The third film focuses on the blooming conspiracy that began to take shape in the second film and cranks the dial up to 11. There are so many names being thrown around and so many people involved from all angles that it almost seems ludicrous. This is where the deep, dramatic, complex mystery of the first film seems like a distant memory, and the larger than life 24-esque storyline takes center stage.

Still, the set-up done by The Girl Who Played with Fire pays off here as the story never really lets up over its three-hour duration, and as things get more and more over the top and complicated, one can’t help but be excited to see how it all comes together in the end. However, once again Blomkvist and Lisbeth are separated for almost the entire film. While there’s actually good reason why they’re separated this time around, it would have been nice to have seen the two of them work together, side by side once again before all was said and done.

The additional half an hour placed in the third installment actually adds more to the already mind-blowing conspiracy that haunts Lisbeth, both in past and present. There are a few additional scenes added to the end of the film (though nothing monumental) as well as a subplot involving Blomkvist’s editor Erika Berger (Lena Endre), and another that helps tie together the conspiracy and the help Blomkvist seeks from Lisbeth’s former security employer.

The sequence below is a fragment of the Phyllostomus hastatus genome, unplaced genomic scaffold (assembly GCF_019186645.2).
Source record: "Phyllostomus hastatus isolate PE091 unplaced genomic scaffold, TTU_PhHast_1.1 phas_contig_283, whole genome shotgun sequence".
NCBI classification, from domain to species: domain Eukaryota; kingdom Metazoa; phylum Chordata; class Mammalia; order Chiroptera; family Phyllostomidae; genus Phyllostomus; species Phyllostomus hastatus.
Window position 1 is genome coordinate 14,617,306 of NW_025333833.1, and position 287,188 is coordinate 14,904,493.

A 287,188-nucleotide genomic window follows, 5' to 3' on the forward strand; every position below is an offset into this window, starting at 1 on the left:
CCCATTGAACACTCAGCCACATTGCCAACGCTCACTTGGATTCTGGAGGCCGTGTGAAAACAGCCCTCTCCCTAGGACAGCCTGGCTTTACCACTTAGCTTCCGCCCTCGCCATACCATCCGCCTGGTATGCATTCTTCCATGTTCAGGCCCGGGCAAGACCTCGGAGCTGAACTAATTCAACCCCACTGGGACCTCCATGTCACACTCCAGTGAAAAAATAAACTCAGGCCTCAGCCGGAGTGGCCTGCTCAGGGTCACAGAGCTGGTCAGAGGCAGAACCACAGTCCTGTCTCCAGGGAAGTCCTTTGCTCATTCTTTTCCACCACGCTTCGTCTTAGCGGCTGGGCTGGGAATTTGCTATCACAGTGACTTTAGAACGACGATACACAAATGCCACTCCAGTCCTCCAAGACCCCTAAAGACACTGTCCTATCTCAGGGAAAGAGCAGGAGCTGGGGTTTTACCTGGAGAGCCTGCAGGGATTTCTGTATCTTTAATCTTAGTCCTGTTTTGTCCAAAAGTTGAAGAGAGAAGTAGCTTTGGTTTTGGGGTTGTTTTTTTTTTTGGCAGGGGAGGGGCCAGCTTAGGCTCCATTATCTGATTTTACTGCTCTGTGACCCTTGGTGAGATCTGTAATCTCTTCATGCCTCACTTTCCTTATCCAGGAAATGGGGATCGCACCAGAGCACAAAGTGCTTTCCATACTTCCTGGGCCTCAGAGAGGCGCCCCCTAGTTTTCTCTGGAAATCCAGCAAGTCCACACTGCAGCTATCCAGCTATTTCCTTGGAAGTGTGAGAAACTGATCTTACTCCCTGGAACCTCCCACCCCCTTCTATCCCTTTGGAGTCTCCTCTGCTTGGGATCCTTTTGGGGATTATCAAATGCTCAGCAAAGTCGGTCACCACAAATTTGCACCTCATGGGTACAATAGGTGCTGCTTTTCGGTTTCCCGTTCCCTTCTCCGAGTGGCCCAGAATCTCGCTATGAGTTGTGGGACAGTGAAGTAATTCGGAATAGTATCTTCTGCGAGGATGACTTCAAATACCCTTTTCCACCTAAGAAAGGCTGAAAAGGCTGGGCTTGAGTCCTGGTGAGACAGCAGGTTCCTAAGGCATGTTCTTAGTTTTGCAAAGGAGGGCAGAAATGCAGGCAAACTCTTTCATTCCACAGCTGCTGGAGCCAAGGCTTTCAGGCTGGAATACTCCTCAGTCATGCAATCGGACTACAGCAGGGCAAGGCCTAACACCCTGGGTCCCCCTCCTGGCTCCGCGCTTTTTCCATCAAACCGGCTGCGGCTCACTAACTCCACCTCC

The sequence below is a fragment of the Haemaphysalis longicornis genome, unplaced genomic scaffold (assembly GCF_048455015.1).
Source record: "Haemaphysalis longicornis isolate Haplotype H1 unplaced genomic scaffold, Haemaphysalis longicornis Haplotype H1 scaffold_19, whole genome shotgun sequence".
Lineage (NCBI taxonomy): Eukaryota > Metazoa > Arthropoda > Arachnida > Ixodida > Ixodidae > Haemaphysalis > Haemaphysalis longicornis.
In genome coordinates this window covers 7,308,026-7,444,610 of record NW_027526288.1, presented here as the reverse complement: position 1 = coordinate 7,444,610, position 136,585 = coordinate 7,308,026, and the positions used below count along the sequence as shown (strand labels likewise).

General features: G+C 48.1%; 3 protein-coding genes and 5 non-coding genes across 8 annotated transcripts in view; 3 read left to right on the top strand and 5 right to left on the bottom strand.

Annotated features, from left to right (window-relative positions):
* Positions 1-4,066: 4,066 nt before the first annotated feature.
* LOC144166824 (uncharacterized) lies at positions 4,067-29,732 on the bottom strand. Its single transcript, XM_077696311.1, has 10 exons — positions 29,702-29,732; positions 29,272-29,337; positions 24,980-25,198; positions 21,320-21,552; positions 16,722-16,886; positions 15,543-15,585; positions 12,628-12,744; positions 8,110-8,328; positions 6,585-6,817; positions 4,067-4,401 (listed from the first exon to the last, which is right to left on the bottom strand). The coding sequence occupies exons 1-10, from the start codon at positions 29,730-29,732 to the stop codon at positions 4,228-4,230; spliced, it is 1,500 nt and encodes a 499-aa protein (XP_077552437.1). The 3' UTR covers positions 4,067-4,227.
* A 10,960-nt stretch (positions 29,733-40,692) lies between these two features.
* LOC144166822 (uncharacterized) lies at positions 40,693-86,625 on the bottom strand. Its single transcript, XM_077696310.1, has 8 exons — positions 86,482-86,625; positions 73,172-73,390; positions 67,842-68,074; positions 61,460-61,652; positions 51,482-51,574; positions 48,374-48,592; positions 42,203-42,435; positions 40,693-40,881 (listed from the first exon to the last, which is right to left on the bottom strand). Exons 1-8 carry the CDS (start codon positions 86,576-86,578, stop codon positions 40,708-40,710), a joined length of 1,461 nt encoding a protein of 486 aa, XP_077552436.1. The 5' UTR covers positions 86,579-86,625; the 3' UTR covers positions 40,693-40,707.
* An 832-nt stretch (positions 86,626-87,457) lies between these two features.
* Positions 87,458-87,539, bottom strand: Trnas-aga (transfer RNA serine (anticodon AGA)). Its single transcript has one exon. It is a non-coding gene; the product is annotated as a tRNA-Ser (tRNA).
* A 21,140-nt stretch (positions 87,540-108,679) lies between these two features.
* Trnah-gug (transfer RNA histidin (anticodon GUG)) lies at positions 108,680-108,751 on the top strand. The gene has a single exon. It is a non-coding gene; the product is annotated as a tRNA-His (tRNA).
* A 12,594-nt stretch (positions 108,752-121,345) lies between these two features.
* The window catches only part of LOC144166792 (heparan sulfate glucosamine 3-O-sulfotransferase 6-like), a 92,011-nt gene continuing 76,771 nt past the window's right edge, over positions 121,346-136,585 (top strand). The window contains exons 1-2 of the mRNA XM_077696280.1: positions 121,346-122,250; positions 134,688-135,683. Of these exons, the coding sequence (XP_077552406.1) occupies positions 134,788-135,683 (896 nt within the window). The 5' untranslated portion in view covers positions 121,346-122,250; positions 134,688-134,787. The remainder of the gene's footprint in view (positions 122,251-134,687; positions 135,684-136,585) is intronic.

If you’re looking for the definitive version of Stieg Larsson’s Millennium trilogy than look no further. Much like the extended editions of The Lord of the Rings, The Dragon Tattoo Extended Edition Trilogy is the only way to watch this series. From the wonderful idea to break up the films into their original six-part mini-series state, to the hearty addition of extra footage added to each, this is a set that’s highly recommended to those on the fence, and worth the double-dip from those who already own the theatrical releases.

The audio found here is 5.1 DTS-HD Master Audio. The options are the original Swedish language, as well as dubbed English or French versions. I HIGHLY recommend watching the film with subtitles and keeping the native Swedish language. I tested out a scene with the English dubbing and it’s incredibly bland acting, which causes the film to lose all emotion.

The video is a 1080p HD 16×9 1.78:1 transfer. The Girl with the Dragon Tattoo is not only the best overall film in the series, but also the best looking. The Girl Who Played with Fire suffers from some brutal grainy moments that may distract some more than others, while The Girl Who Kicked the Hornets’ Nest finds a worthy balance between the two that leans more towards the cleaner look and is much less distracting.

The special features are included on a fourth DVD disc. They’re broken down into the three films, so I’ll list them below as they’re found on the disc.